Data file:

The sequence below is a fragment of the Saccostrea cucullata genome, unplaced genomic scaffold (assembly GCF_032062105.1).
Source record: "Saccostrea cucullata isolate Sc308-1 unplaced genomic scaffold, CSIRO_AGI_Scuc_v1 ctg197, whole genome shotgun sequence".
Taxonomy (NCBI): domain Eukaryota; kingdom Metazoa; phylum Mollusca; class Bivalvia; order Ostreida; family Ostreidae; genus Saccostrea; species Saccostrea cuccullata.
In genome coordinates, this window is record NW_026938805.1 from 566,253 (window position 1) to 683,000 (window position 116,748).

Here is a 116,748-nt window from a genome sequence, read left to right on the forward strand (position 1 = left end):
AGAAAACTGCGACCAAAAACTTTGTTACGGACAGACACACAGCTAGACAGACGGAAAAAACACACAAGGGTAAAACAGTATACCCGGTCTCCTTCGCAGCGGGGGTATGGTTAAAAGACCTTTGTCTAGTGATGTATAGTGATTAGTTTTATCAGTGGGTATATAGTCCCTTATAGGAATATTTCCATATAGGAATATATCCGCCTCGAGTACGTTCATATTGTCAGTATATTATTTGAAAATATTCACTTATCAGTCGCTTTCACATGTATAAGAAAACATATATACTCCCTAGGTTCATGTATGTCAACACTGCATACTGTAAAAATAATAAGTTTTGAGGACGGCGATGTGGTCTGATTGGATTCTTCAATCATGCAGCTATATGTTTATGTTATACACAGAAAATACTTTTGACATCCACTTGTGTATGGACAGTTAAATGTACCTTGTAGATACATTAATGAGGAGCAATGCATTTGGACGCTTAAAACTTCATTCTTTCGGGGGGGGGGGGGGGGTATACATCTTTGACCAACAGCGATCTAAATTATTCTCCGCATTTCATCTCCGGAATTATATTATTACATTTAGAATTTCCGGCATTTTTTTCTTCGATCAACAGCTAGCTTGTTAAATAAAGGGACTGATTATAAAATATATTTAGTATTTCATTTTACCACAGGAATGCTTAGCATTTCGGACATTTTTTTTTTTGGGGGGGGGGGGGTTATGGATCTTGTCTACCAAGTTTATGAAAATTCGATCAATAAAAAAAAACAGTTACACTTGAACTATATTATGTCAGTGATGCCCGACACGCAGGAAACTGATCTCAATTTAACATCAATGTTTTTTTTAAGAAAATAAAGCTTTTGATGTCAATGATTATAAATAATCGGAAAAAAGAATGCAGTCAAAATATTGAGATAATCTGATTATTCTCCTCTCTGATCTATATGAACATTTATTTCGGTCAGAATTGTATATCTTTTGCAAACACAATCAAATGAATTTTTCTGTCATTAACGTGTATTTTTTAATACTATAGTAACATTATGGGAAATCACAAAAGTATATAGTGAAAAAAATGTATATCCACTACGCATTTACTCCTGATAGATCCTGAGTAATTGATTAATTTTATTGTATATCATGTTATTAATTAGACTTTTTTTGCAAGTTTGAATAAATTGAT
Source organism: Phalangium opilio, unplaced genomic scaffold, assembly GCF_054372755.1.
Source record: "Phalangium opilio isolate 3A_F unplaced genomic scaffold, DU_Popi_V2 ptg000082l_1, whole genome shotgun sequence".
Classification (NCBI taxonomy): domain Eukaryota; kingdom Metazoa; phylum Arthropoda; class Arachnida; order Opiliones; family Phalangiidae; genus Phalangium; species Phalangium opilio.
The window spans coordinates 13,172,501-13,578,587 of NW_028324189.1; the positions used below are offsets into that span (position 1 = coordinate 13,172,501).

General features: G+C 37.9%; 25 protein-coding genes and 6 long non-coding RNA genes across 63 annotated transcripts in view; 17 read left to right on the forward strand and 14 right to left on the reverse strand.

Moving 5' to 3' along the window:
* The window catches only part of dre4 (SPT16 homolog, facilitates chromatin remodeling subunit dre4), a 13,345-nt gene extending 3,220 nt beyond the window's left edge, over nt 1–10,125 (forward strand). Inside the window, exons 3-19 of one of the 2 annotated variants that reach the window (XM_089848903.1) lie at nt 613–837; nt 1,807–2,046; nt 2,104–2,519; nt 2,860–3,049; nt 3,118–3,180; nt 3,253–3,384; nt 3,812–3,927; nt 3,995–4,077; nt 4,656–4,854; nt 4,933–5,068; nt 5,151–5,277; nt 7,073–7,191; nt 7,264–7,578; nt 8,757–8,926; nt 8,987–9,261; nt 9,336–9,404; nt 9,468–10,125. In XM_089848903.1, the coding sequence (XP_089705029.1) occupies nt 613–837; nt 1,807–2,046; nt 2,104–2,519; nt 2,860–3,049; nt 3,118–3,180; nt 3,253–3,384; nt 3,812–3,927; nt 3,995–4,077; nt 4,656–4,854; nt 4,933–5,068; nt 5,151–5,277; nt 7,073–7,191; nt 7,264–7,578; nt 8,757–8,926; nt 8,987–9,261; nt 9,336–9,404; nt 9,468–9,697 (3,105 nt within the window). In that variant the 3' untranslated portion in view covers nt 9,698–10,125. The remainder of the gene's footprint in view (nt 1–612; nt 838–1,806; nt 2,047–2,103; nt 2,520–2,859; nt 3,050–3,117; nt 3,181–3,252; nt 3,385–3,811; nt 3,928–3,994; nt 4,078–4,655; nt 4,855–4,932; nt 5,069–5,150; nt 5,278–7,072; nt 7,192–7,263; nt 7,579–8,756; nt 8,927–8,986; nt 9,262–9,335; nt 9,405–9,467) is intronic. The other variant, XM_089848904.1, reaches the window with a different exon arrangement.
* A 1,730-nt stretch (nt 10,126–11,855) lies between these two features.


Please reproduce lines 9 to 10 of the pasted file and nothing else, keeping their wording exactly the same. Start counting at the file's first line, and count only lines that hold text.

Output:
Classification (NCBI taxonomy): domain Eukaryota; kingdom Metazoa; phylum Arthropoda; class Arachnida; order Opiliones; family Phalangiidae; genus Phalangium; species Phalangium opilio.
The window spans coordinates 13,172,501-13,578,587 of NW_028324189.1; the positions used below are offsets into that span (position 1 = coordinate 13,172,501).